1. The petitioner-company Shreeram Mills Limited (hereinafter the company) is having three separate departments consisting of spinning, weaving and processing departments respectively. In the spinning department yarn is manufactured which yarn intended to be used for the manufacture of fabrics is cleared into the weaving department in which latter department it is woven into cloth whereafter the same is cleared into the processing department where the cloth is intended to be cleared as processed cloth. The articles manufactured by the company viz., cellulosic spun yarn, cotton yarn and cotton fabrics are excisable goods falling under Tariff Item Nos. 18, 18-A and 19 respectively of the First Schedule to the Central Excises and Salt Act, 1944. Now, under rule 8 of the Central Excise Rules, the Central Government is authorised to exempt, subject to such conditions as may be specified in the notification, any excisable goods from the whole or part of the duty leviable on such goods. In exercise of this power under the said rule 8, the Central Government issued on June 18, 1977 Notification No. 131 of 1977 granting partial exemption to cotton yarn and cellulosic spun yarn falling under Tariff Item Nos. 18A and 18-III from payment of excise duty. Composite mills such as the company herein were, however, excluded from the operation of the said Notification No. 131 of 1977 by reason of proviso (vii) to the said notification, under which proviso :
'...nothing contained in this notification shall apply to any yarn which is used for weaving in a composite mill.'
The company here, which is a composite mill, was thus excluded from the operation of Notification No. 131 of 1977. Simultaneously, the Central Government also issued another notification on the same day June 18, 197 being Notification No. 132 of 1977 by which cellulosic spun yarn falling under Tariff Item No. 18-III(i) and cotton yarn falling under Tariff Item No. 18-A(i) were exempted from the whole of the duty of excise leviable thereon when used for weaving cotton fabrics falling under Tariff item No. 19 in a composite mill. Again, on the same day June 18, 1977 the Central Government issued a third notification bearing No. 135 of 1977 granting exemption to cotton fabrics falling under Tariff Item No. 19(I) of the Schedule to the said Act. Net effect of the aforesaid notifications was that duty on cellulosic spun yarn and cotton yarn covered by Notification No. 132 of 1977 and applicable to composite mills stood wholly exempted and duty on cotton fabrics falling under Tariff Item No. 19(I) stood partially exempted to the extent indicated in Notification No. 135 of 1977.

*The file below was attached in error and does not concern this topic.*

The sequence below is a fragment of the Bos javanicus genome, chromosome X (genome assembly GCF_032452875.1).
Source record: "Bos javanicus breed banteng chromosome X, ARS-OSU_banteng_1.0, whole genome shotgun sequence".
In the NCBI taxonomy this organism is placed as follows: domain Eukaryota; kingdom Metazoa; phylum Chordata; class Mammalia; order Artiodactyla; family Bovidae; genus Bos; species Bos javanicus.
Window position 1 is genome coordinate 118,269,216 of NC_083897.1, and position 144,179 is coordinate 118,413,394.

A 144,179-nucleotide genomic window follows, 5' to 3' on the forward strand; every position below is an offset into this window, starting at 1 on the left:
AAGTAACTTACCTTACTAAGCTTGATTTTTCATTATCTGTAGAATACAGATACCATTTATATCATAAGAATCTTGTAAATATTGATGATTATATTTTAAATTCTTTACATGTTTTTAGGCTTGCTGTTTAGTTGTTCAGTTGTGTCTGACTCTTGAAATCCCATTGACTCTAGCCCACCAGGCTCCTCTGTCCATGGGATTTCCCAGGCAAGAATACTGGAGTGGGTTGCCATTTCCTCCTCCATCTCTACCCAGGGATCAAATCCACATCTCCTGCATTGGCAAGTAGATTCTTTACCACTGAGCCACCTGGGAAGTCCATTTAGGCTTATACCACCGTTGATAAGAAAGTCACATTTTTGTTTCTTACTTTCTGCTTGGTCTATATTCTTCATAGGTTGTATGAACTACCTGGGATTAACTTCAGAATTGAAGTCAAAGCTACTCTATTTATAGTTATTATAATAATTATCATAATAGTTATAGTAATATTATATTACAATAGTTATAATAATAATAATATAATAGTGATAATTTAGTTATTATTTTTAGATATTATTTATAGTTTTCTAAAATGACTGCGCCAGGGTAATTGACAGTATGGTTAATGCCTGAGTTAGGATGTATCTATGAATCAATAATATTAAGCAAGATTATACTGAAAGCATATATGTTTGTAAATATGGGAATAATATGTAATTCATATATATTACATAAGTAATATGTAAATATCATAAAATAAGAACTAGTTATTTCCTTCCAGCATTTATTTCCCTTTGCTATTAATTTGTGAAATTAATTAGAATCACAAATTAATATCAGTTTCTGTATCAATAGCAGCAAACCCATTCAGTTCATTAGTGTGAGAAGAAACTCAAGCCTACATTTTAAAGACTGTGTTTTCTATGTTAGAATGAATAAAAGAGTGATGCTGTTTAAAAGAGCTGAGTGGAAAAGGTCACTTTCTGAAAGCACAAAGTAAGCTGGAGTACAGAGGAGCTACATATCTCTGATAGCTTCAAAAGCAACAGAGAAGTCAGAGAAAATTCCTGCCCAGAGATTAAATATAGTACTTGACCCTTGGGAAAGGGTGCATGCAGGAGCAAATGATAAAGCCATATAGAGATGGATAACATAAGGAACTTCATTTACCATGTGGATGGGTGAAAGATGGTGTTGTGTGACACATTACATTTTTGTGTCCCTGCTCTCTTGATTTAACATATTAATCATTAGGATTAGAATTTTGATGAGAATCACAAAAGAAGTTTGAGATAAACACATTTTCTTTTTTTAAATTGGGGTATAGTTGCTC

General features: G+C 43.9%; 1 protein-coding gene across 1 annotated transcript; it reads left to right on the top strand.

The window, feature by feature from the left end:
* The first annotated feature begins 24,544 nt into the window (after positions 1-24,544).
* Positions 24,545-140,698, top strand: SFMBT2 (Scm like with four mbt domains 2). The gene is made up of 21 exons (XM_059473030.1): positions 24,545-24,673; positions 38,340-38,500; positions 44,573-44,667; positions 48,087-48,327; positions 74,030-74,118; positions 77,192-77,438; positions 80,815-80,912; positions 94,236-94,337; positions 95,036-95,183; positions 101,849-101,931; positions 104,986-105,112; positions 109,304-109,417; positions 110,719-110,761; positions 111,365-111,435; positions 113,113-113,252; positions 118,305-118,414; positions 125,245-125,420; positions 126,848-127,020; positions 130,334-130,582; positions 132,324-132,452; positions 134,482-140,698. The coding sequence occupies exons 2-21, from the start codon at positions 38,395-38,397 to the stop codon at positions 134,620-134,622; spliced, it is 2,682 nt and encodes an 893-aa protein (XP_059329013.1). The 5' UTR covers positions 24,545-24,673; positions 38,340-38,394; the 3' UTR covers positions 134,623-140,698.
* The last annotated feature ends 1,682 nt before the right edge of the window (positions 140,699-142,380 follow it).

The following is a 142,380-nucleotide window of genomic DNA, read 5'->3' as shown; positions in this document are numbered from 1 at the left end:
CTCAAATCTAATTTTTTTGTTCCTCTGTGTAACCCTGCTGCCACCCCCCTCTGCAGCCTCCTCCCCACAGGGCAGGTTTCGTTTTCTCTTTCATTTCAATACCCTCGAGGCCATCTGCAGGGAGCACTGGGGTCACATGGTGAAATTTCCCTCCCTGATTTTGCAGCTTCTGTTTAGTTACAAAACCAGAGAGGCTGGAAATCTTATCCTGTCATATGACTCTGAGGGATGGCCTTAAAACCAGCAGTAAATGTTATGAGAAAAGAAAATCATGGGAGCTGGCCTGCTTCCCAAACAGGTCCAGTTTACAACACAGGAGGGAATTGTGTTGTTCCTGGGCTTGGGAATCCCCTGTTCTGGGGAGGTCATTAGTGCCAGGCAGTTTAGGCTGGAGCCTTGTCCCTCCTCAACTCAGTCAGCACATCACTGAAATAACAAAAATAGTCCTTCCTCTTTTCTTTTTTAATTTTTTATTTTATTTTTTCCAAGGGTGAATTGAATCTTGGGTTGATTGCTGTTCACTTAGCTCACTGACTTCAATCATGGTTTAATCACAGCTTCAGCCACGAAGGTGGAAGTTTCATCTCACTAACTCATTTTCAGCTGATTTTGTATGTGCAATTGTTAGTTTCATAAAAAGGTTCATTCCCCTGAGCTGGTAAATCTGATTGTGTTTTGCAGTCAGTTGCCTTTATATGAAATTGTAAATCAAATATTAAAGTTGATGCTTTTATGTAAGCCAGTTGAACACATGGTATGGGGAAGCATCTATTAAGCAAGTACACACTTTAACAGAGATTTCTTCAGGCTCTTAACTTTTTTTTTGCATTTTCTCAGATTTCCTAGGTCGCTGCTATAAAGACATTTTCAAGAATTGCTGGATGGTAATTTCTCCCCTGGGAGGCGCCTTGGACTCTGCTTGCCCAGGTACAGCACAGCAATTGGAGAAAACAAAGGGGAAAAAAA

2. About a month later of July 15, 1977 the Central Government issued four further notifications being Notification Nos. 224, 225, 226 and 228 of 1977. Under Notification No. 224 of 1977 clause (vii) of the proviso and Explanation II of Notification No. 131 of 1977 were omitted. By Notification No. 225 of 1977 the earlier Notification No. 132 of 1977 under which cellulosic spun yarn and cotton yarn falling under sub-item III(i) of Tariff item No. 18 and Tariff Item No. 18A(i) respectively of the First Schedule to the Central Excises and Salt Act, 1944, falling under Tariff Item No. 19 in a composite mill, were exempted from the whole of the duty of excise leviable thereon, was rescinded. Under Notification No. 226 of 1977 the earlier notification No. 135 of 1977 was superseded and a new set of partial exemptions was prescribed as stated therein. Under Notification No. 228 of 1977 exemption was granted qua cotton fabrics produced in composite mills from so much of the duty of excise as was equivalent to the duty leviable with reference to the part of value which represented duty on yarn paid by composite mills under Notification No. 131 of 197.
3. After the aforesaid July 1977 notifications, the Assistant Collector of Central Excise, Bombay, sent two communications, one dated July 21, 1977 and the other dated July 28, 1977 respectively to the company herein, calling upon the company and all composite mills to declare stocks of cotton fabrics (packed and loose), manufactured prior to July 15, 1977, on which no yarn duty was paid as on the mid-night of 14th/15th July, 1977. The company furnished to the concerned authorities the relevant information. In October 1977 the Central Government issued communication to the various Collect orates of Central Excise inter alia instructing the Excise Collectors to account and collect duty under the second proviso to the Notification No. 226 of 1977 as 'fabric duty' under Item No. 19 of the Central Excise Tariff. Prior to the said instructions, the duty under the said proviso was being accounted for and charged as 'yarn duty' and was also being collected by debiting in the personal ledger account for yarn maintained by the company herein with the excise authorities as well as similar accounts of other composite mills. In pursuance of the aforesaid instructions of the Central Government, the Assistant Collector of Central Excise intimated to the company herein that the exemption available under Notification No. 228 of 1977 would not be applicable to cotton fabrics produced by the company prior to July 15, 1977. Correspondence thereafter ensued between the company and the excise officers. Subsequently the company received as many as four show cause-cum-demand notices dated December 8, 1977, January 13, 1978, January 13, 1978 and January 30, 1978 respectively, these four show cause-cum-demand notices being Exhibit E collectively to this petition. It is against these show cause-cum-demand notices that the company has filed the present petition under Article 226 of the Constitution.